Saturday, July 13, 2013

What Mattered This Week?

The Senate confrontation really does matter, so I'll go with that even though they just moved forward mostly as expected this week. Note that Mitch McConnell did say that the Labor and EPA picks will get 60...the question now is whether they can find a way to strike a deal on the rest, or...well, there are a few different possible outcomes.

I'm not sure what didn't matter, although I suppose I could link to a Ignore Those Polls! post I did about early 2016 election polls.

So that's what I have. What did you notice? What do you think mattered this week?


  1. I think Janet Napolitano stepping down could certainly matter. Both to UC and to the Dept of Homeland Security. It will be interesting to see who Obama selects as her replacement. I have to believe he would have preferred that she stay on until the end of his term.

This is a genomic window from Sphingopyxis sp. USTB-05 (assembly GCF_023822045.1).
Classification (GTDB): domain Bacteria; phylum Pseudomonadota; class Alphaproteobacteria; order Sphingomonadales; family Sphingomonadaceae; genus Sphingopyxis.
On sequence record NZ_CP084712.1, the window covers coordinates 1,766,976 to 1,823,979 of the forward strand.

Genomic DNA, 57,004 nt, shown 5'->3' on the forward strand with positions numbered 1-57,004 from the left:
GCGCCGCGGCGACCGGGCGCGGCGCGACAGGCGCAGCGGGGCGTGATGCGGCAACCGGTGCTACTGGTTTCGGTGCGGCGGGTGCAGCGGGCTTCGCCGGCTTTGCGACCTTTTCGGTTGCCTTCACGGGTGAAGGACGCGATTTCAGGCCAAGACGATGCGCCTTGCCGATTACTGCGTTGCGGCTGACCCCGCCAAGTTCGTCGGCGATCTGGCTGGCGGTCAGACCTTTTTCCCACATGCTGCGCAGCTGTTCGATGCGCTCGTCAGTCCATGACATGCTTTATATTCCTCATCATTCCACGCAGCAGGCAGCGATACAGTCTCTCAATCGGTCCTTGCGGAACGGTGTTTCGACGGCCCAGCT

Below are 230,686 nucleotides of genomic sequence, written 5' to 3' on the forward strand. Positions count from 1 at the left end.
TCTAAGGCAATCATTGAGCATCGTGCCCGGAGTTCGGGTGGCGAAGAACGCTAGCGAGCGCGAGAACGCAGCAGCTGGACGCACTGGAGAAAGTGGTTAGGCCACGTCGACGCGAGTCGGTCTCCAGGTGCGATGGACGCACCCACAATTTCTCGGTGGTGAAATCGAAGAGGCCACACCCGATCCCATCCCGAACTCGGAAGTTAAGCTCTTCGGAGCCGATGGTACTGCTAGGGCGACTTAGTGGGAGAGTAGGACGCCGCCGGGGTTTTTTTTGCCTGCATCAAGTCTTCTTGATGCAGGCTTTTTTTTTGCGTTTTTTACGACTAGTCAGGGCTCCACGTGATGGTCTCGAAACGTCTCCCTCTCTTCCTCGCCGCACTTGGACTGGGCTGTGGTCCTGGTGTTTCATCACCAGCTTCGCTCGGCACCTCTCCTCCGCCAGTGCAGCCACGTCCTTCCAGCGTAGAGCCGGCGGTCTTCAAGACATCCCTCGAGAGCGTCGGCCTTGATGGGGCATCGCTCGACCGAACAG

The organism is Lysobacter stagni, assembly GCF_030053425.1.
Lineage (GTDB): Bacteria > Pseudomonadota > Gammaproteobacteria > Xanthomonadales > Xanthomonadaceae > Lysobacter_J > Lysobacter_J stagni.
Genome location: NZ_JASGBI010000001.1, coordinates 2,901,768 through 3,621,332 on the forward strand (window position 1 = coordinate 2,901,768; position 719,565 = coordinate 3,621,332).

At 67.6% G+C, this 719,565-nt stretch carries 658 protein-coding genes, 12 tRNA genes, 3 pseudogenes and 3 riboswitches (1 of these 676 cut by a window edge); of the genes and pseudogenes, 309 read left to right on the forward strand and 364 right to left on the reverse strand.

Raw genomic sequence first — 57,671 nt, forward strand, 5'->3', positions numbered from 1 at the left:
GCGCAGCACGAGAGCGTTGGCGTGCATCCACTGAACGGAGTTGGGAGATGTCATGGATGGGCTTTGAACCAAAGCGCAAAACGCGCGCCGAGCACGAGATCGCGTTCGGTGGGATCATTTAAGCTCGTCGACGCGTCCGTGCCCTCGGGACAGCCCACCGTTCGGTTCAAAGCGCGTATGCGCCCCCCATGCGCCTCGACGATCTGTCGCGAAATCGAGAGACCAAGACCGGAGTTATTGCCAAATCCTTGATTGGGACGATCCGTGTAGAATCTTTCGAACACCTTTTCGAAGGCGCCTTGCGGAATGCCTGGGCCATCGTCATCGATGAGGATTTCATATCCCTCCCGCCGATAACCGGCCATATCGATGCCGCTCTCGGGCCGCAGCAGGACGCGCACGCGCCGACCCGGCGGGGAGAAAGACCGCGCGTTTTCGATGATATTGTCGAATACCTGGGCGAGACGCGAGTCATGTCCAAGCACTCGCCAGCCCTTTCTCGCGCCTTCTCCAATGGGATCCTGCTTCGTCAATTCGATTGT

1. I agree. As an AZ resident I was very impressed with the job Napolitano did as governor, although it seems she did jump ship when the economic sh*t was about to hit the fan. Not good for us, but maybe just another example of how smart she really is.

      She works hard and knows the details. (I can see in the photos of her, however, that she looks tired!) I'm similarly impressed that she's managed DHS for all these years without a major embarrassment. Obama could only hope that might continue!

      Replacing her is going to be a real pain, both because of the loss of her management capabilities, but also how the GOP will rake any nominee over the coals no matter how qualified, dragging out the process and adding to the likelihood of some leadership gap.